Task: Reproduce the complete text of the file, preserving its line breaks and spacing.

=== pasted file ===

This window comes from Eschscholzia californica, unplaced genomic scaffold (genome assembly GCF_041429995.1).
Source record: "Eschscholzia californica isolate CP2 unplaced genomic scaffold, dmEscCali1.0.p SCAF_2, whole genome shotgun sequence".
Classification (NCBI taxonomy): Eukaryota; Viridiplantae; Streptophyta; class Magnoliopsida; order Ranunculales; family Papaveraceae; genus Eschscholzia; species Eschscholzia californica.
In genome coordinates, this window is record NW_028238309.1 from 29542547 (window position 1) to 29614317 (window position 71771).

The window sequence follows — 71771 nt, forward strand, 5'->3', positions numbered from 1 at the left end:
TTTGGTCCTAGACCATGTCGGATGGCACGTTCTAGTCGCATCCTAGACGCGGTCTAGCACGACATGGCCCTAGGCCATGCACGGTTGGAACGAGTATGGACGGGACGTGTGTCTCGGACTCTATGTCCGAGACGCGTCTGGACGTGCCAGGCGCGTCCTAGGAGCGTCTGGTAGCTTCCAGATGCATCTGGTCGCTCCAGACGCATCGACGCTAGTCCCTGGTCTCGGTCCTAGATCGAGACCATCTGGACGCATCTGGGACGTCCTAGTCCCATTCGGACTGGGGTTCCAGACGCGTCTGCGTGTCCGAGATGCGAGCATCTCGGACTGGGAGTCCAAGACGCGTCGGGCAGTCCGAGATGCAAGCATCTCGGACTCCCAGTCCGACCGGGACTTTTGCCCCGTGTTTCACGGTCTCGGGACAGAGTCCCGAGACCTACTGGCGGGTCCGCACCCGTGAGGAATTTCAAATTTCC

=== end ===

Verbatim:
This window comes from Eschscholzia californica, unplaced genomic scaffold (genome assembly GCF_041429995.1).
Source record: "Eschscholzia californica isolate CP2 unplaced genomic scaffold, dmEscCali1.0.p SCAF_2, whole genome shotgun sequence".
Classification (NCBI taxonomy): Eukaryota; Viridiplantae; Streptophyta; class Magnoliopsida; order Ranunculales; family Papaveraceae; genus Eschscholzia; species Eschscholzia californica.
In genome coordinates, this window is record NW_028238309.1 from 29542547 (window position 1) to 29614317 (window position 71771).

The window sequence follows — 71771 nt, forward strand, 5'->3', positions numbered from 1 at the left end:
TTTGGTCCTAGACCATGTCGGATGGCACGTTCTAGTCGCATCCTAGACGCGGTCTAGCACGACATGGCCCTAGGCCATGCACGGTTGGAACGAGTATGGACGGGACGTGTGTCTCGGACTCTATGTCCGAGACGCGTCTGGACGTGCCAGGCGCGTCCTAGGAGCGTCTGGTAGCTTCCAGATGCATCTGGTCGCTCCAGACGCATCGACGCTAGTCCCTGGTCTCGGTCCTAGATCGAGACCATCTGGACGCATCTGGGACGTCCTAGTCCCATTCGGACTGGGGTTCCAGACGCGTCTGCGTGTCCGAGATGCGAGCATCTCGGACTGGGAGTCCAAGACGCGTCGGGCAGTCCGAGATGCAAGCATCTCGGACTCCCAGTCCGACCGGGACTTTTGCCCCGTGTTTCACGGTCTCGGGACAGAGTCCCGAGACCTACTGGCGGGTCCGCACCCGTGAGGAATTTCAAATTTCC